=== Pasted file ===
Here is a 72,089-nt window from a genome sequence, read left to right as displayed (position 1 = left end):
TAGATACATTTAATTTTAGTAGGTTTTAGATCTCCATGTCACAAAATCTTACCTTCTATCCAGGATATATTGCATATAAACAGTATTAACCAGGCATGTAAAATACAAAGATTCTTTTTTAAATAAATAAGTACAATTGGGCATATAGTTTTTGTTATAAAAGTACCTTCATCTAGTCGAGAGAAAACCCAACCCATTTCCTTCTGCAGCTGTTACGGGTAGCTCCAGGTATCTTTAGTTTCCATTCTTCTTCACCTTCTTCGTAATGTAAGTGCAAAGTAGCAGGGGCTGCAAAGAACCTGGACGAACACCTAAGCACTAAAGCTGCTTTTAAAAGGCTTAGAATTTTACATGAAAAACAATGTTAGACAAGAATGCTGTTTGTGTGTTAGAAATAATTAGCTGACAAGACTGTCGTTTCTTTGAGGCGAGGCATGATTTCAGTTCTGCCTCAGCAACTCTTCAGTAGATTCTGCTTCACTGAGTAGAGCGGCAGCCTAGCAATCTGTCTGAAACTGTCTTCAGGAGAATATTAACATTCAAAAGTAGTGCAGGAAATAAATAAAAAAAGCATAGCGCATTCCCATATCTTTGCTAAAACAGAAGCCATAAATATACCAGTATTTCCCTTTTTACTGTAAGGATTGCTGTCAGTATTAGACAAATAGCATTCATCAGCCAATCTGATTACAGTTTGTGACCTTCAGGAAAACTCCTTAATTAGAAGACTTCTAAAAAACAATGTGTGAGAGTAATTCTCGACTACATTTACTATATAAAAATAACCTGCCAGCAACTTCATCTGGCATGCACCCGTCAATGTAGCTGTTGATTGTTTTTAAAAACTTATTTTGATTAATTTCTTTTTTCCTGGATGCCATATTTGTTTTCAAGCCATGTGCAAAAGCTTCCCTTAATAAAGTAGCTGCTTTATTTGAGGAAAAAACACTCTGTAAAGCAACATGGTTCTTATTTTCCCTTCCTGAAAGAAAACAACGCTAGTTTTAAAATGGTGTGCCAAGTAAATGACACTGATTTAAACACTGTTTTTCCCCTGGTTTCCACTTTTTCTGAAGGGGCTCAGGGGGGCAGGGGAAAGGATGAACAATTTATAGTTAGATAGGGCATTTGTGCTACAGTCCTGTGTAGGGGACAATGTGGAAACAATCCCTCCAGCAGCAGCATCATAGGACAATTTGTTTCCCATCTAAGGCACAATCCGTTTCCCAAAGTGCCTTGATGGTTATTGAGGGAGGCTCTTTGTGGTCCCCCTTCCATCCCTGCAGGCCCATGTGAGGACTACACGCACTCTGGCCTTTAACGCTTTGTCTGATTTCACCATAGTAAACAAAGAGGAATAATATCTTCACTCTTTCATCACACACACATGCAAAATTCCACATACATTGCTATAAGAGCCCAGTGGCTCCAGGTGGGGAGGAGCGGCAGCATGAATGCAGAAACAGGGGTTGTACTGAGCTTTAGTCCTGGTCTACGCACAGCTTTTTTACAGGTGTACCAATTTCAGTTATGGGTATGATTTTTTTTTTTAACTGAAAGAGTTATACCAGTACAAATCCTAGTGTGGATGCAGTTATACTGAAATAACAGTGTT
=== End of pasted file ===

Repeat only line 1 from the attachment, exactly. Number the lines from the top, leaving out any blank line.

Here is a 72,089-nt window from a genome sequence, read left to right as displayed (position 1 = left end):